Who Pays For Medical Expenses After A Car Accident?
If you’ve recently suffered injuries in a car accident, the medical bills will likely pile up.
Care for car accident injuries in Georgia can be extremely expensive.
So, if you weren’t the at-fault driver, how do you ensure your medical bills get paid properly?
The first thing you should do is seek the advice of an experienced car accident lawyer.
Your car accident attorney can help clarify your rights and responsibilities following a severe car accident that injured you.
In the article below, we will discuss how you can expect your medical bills to be paid after a motor vehicle accident.
Who Pays The Medical Bills If You Get In A Car Accident?
Georgia is known as an “at-fault” state.
That means the at-fault party that caused an accident victim’s injuries must compensate the victim for the losses.
The person who caused the crash is the person who ultimately pays medical bills in a car accident in Georgia.
But you have to prove that the at-fault driver’s negligence caused the collision and resulting accident injuries.
A person is negligent when they must act carefully but fail to do so.
A negligent party will compensate the victim for all losses and damages following the negligent act, including medical bills.
Medical expenses from a car accident in Georgia could include:
- Surgical expenses
- Future medical need
- Diagnostic tests
- Chiropractic care
- Emergency room expenses
- Doctor bills
- Medical supplies
- In-patient hospital costs
- Rehabilitation and follow-up care expenses
- Ambulance transportation fees
- Physical therapy
A car accident victim in Georgia should contact a reputable car accident lawyer immediately after their accident.
Your lawyer will explain how to collect payment for medical bills and claim damages over and above medical expenses like lost wages, property damage, and pain and suffering.
The Defendant Doesn’t Have to Pay Your Medical Bills On an Ongoing Basis
If you get into an accident, you’re responsible for making sure your medical bills are paid as you incur them.
You have to take care of your medical bills until any underlying insurance claim or personal injury lawsuit is resolved with the at-fault driver.
The only exceptions are usually:
- Your car accident occurs in a no-fault state
- Your accident triggers medical payments (or “med pay”) insurance, or similar coverage
- workers’ compensation claims.
If an injury claim is made under these coverages, you can usually submit your medical bills as they come in from your medical providers.
Rolling claims can be paid out until the coverage limit is reached.
With those exceptions aside, the law doesn’t usually require the at-fault driver or their health insurer to pay your medical costs on an ongoing basis.
If the other person is found at fault in court, they’ll be ordered to pay your damages.
Most injury cases settle well before trial or before a lawsuit is filed.
But until there’s a resolution, you’ll need to ensure your medical bills are paid.
Personal Injury Protection Insurance
Drivers in Georgia are not required to buy PIP coverage.
However, personal injury protection coverage is still good for Georgia drivers to have with their auto insurance company.
Personal injury protection (PIP) insurance on your auto insurance policy provides coverage for a fixed amount of medical expenses and lost wages following an auto accident.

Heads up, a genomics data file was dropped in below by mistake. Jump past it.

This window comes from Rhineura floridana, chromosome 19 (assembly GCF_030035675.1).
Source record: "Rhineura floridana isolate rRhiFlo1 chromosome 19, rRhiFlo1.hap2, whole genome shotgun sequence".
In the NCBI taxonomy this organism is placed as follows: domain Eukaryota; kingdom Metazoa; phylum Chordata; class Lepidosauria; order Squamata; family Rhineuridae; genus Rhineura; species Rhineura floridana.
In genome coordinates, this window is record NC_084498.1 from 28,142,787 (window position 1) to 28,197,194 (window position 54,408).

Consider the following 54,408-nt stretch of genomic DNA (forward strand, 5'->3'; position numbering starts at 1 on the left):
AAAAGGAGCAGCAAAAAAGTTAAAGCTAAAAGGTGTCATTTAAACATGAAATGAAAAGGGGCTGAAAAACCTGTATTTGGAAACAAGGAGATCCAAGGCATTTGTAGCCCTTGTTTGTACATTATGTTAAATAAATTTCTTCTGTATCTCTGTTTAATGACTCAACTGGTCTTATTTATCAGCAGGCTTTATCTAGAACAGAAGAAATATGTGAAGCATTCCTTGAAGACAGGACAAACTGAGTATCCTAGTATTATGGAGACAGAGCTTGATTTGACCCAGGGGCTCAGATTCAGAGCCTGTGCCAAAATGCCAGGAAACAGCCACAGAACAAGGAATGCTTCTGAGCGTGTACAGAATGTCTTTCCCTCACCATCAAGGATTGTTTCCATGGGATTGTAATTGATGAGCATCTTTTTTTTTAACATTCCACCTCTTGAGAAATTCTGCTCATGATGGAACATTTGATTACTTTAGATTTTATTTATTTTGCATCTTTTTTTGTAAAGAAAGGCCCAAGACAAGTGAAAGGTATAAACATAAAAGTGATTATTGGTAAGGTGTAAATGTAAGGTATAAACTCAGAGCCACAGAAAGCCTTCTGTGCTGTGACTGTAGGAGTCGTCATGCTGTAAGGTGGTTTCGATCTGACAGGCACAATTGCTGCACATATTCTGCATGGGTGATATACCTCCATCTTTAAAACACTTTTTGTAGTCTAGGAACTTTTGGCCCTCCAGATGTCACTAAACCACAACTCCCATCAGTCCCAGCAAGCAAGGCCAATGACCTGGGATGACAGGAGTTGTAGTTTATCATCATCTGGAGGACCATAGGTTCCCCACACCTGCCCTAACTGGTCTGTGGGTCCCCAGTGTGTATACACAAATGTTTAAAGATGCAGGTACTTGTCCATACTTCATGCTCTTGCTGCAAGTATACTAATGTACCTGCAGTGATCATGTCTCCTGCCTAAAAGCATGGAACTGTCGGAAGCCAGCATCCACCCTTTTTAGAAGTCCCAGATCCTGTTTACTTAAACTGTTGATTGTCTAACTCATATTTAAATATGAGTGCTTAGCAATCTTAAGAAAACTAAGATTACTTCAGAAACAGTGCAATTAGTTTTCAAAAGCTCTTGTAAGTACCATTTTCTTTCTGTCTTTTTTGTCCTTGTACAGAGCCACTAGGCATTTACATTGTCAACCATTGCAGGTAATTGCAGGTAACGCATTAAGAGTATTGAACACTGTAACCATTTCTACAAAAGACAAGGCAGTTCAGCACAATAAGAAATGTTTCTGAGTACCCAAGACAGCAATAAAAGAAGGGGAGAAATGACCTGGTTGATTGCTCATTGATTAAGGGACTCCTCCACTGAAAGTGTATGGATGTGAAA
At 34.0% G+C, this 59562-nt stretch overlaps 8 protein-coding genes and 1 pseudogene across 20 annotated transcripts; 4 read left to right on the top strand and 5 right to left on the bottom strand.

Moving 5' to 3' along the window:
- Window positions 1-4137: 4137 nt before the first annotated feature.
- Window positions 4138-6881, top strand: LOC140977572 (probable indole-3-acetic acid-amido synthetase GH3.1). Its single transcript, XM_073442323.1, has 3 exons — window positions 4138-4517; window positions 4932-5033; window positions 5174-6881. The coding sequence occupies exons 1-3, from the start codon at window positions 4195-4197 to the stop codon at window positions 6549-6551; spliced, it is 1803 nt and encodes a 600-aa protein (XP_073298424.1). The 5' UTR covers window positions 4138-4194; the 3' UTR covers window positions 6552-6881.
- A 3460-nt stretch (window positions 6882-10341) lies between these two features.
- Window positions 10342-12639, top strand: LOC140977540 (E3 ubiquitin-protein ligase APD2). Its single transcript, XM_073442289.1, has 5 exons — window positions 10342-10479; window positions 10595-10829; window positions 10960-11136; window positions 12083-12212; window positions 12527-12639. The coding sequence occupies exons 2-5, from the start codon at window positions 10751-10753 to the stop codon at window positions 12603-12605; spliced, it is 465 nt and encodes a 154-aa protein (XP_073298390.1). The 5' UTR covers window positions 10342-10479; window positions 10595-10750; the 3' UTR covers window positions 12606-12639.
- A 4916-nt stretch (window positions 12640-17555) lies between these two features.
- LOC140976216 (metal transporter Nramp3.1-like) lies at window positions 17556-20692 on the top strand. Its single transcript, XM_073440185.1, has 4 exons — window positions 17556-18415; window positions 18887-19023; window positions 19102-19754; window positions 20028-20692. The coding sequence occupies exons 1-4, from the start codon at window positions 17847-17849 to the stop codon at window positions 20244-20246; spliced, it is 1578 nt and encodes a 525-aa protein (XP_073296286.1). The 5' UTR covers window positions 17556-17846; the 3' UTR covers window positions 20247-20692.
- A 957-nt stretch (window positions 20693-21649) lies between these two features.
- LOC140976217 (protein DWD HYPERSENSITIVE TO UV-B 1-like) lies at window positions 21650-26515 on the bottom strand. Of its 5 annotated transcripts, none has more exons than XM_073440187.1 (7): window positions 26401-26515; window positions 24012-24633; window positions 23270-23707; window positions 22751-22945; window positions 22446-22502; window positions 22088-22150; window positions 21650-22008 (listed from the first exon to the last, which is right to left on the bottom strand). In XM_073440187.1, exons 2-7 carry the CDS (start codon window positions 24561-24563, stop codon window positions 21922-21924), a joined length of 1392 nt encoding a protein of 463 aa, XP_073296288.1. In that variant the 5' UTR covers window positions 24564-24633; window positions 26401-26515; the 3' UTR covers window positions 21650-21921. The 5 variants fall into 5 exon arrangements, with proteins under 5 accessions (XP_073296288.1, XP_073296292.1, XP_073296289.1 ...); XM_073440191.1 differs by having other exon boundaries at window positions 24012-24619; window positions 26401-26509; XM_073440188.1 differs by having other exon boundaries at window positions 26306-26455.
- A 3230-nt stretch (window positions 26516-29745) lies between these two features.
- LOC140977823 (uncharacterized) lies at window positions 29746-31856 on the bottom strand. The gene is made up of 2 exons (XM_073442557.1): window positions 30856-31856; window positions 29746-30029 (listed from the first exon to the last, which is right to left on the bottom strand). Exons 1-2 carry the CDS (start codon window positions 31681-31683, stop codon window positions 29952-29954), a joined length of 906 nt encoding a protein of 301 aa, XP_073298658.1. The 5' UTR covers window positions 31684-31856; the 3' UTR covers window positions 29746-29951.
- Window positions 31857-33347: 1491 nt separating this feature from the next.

Most drivers carry a minimum of $10,000 of protection.
Lower-cost policies typically have higher deductibles than others.
With minor injuries, your personal injury protection insurance might provide all the coverage you need to take care of your medical expenses after a car accident.
But medical bills pile up fast, so it’s easy to exceed the $10,000 minimum PIP coverage even when treating minor injuries.
PIP protection is the primary insurance that pays for medical care after a car accident.
If your care exceeds the policy limit of your PIP benefits, your healthcare insurance will often pay for the rest of your medical treatment.
The hospital may charge your health insurance company first, and your health insurance company will seek reimbursement from your PIP insurance company.
If you have a health saving account, you can use those funds to pay for your medical services.
Health savings accounts allow the injured person to use money set aside to pay for medical care.
Employers may also contribute to an employee’s health savings account, increasing the funds available when large medical payments arise.
Medical Liens And Hospital Liens
Sometimes health care providers will cover an accident victim’s medical bills in exchange for a lien on the eventual personal injury verdict or settlement.
If an accident victim does not appear to have enough insurance coverage to pay for their care, hospitals will request they sign a lien letter.
This permits medical providers to recover what’s owed from the victim’s personal injury case.
Accident victims who agree to a lien will not have to pay their medical bills upfront.
Choosing A Georgia Car Accident Attorney
No one needs to suffer after a car accident.
And sometimes, medical bills can seem just as painful as your injuries.
A good lawyer has the legal experience needed to receive maximum compensation for your financial recovery from a negligent party.
If you’ve recently been in a car accident and believe the other person is at fault, The Mabra Firm can help you on the road to recovery.
Do not hesitate to contact us for a free consultation.
We will answer any questions and help you get started on the path to fair compensation.
Call us today at 404-344-5255 or fill out the form below.
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